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(Last updated 6/28/00)

6/28/00

NEW THEORY OF MOTIVATION LISTS 16 BASIC DESIRES THAT GUIDE US

COLUMBUS, Ohio - Professor Steven Reiss says there's nothing wrong with workaholics, non-curious schoolchildren and timid people.

While much of society may believe these people have problems that need to be fixed, Reiss said his research suggests they are probably happy just the way they are. They just have personalities that don't fit in with much of society.

Reiss, a professor of psychology and psychiatry at Ohio State University, has spent five years developing and testing a new theory of human motivation. The result of his research is published in the new book Who Am I? The 16 Basic Desires That Motivate Our Action and Define Our Personalities (Tarcher/Putnam, 2000).

After conducting studies involving more than 6,000 people, Reiss has found that 16 basic desires guide nearly all meaningful behavior. The desires are power, independence, curiosity, acceptance, order, saving, honor, idealism, social contact, family, status, vengeance, romance, eating, physical
exercise, and tranquility.

"These desires are what drive our everyday actions and make us who we are," Reiss said. "What makes individuals unique is the combination and ranking of these desires."

Reiss said at least 14 of the 16 basic desires seem to have a genetic basis. Only the desires for idealism and acceptance don't appear to have a genetic component. "Most of these desires are similar to those seen in animals, and seem to have some survival value," Reiss said. "This indicates they are genetic in origin."

The research is bound to be controversial with many researchers who have tried to reduce all human behavior to just one or two basic desires - such as pleasure, pain or survival - or who say that that there are some desires that all people share equally, Reiss said. But in looking at how people differ in these 16 desires, Reiss said he concluded that "we are individuals to a much greater extent than psychologists have previously realized."

For example, Reiss said our educational system is built on the premise that all children are naturally curious (curiosity is one of the 16 basic desires) and have the same potential desire for learning. But Reiss found that people can differ quite a bit in their maximum potential to enjoy learning.

"Not everyone is naturally curious," Reiss said. "A child may be very smart, but still not be interested in school. But our educational system cannot deal with the idea that there is someone who cannot enjoy learning and never will. Educators are making a mistake when they think all children were born with more or less equal potential to enjoy learning."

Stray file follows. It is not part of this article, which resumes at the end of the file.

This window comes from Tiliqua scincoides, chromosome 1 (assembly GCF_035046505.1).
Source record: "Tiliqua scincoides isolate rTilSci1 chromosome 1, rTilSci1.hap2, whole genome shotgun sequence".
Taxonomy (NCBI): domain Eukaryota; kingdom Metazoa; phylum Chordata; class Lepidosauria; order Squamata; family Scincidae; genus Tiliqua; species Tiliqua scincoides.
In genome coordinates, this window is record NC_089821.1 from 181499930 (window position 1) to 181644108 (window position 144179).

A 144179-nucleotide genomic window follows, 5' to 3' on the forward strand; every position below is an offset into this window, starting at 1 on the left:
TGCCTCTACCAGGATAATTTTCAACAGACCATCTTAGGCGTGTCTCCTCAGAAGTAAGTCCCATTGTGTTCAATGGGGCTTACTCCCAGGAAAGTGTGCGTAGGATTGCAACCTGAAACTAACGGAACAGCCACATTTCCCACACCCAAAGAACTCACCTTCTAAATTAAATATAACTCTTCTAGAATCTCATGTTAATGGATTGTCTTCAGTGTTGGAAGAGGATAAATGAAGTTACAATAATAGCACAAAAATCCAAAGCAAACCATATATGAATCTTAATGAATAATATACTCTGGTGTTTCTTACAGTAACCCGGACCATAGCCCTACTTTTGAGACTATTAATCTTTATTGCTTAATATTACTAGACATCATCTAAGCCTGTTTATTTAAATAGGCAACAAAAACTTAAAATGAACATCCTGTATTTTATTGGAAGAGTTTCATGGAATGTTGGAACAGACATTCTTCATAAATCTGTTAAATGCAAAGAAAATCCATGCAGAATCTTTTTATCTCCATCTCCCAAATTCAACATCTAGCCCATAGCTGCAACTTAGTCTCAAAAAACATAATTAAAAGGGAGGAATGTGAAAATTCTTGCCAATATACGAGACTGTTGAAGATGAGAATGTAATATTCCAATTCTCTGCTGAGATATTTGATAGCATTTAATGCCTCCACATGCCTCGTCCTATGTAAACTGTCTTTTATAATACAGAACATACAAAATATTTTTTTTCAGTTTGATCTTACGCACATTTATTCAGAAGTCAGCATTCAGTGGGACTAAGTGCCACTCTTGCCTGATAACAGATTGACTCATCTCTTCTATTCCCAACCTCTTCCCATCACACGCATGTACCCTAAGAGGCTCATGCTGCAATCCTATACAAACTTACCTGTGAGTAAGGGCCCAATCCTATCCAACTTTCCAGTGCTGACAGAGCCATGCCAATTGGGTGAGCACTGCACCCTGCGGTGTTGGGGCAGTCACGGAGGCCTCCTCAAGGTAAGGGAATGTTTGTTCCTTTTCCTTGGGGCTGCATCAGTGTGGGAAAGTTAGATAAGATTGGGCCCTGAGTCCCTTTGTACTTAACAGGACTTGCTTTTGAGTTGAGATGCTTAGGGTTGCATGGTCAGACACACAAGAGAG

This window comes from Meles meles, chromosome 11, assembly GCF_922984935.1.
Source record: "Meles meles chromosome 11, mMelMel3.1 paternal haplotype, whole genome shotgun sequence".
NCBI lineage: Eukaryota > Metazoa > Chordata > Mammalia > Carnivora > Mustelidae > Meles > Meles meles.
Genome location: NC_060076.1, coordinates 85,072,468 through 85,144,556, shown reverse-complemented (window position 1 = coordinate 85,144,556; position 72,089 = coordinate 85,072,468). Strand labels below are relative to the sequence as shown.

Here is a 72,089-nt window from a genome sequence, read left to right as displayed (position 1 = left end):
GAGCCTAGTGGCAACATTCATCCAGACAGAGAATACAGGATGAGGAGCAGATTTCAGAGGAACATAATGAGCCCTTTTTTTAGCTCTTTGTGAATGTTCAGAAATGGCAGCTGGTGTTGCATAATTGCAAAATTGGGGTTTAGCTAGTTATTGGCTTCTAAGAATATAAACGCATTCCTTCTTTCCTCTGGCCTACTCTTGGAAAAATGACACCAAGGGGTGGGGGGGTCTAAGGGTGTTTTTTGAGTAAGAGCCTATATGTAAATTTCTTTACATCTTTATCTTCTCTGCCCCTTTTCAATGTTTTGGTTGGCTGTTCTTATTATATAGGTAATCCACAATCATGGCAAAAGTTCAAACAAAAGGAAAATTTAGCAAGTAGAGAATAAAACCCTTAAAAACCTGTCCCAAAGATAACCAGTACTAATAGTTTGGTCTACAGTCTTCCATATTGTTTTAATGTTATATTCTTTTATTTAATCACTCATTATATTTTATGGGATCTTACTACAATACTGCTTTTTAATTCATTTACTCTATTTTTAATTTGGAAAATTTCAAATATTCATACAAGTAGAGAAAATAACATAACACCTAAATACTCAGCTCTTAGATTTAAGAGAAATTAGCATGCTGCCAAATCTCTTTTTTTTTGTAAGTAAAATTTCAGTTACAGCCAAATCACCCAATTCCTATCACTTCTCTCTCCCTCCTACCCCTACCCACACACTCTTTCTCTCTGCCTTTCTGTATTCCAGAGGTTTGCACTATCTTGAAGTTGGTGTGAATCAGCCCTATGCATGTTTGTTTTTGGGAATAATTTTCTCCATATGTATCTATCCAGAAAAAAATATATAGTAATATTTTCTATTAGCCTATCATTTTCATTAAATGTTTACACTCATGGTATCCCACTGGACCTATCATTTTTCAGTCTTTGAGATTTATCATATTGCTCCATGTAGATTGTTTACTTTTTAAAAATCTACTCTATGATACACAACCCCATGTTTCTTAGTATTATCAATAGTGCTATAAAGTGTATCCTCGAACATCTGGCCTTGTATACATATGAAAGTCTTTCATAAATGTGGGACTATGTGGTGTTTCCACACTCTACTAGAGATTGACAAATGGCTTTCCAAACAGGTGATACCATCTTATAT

Reiss said parents of non-curious children should realize they will never be able to change their child's fundamental nature. "It's OK to be non-curious. As long as the child is not flunking and is meeting some minimum standards, parents should ease up on their expectations. By pushing a non-curious child to be more curious, all a parent is doing is ruining their relationship."

The same goes for any fundamental desire, according to Reiss. Workaholics may work a lot, not because they have some void or problem in their life, but because they have a naturally strong desire for power and status.

In Who Am I?, Reiss uses the term "self-hugging" to describe the assumption that what is potentially best for me is potentially best for everyone. "Using self-hugging, we think that workaholics would be happier if they worked less, even though workaholics say they are happy as they are," he said.

The failure to understand individual differences causes problems in everything from marital relationships to co-worker interactions. "People know that other people have different values and pursuits, but they cannot understand how this can be. Self-huggers waste enormous effort trying to change people who do not want to be changed."

How did Reiss come up with the 16 basic desires? He and Susan Havercamp, a former graduate student, generated a list of more than 300 statements that refer to specific desires people might have. Subjects in their studies were asked how much they agreed or disagreed with statements such as "I love learning new skills," "I must avoid pain" and "I would rather lose my life than lose my honor." After testing more than 2,500 people, the researchers used a mathematical technique called factor analysis that grouped the responses into 15 fundamental desires. After testing about 3,500 more people a 16th desire (saving) emerged from the factor analysis.

Based on this work, the researchers developed a test, called the Reiss Profiles, that can measure individual differences in these 16 desires. Reiss said one key to the test is forcing people to think about priorities in their life. For example, if you ask people if sex is important to them, nearly 100 percent would agree. But, in determining people's desire for romance, the Reiss Profiles asks people if they agree to statements such as "I want all the sex I can get." "That's a very different, very direct question," Reiss said. "That's going to predict whether sex is going to play a more or less dominant role in a person's life. Sex may be pleasurable to everyone, but it isn't equally motivational. We want to find out what actually motivates people."

Reiss said the research presented in Who Am I? shows that psychologists cannot boil down human experience to just one or two basic desires that we all share equally. He noted that 2 trillion different profiles can be assessed by the Reiss Profiles. "Every person has a unique desire profile," he said.

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Contact: Steven Reiss, (614) 292-2390; Reiss.7@osu.edu
Written by Jeff Grabmeier, (614) 292-8457; Grabmeier.1@osu.edu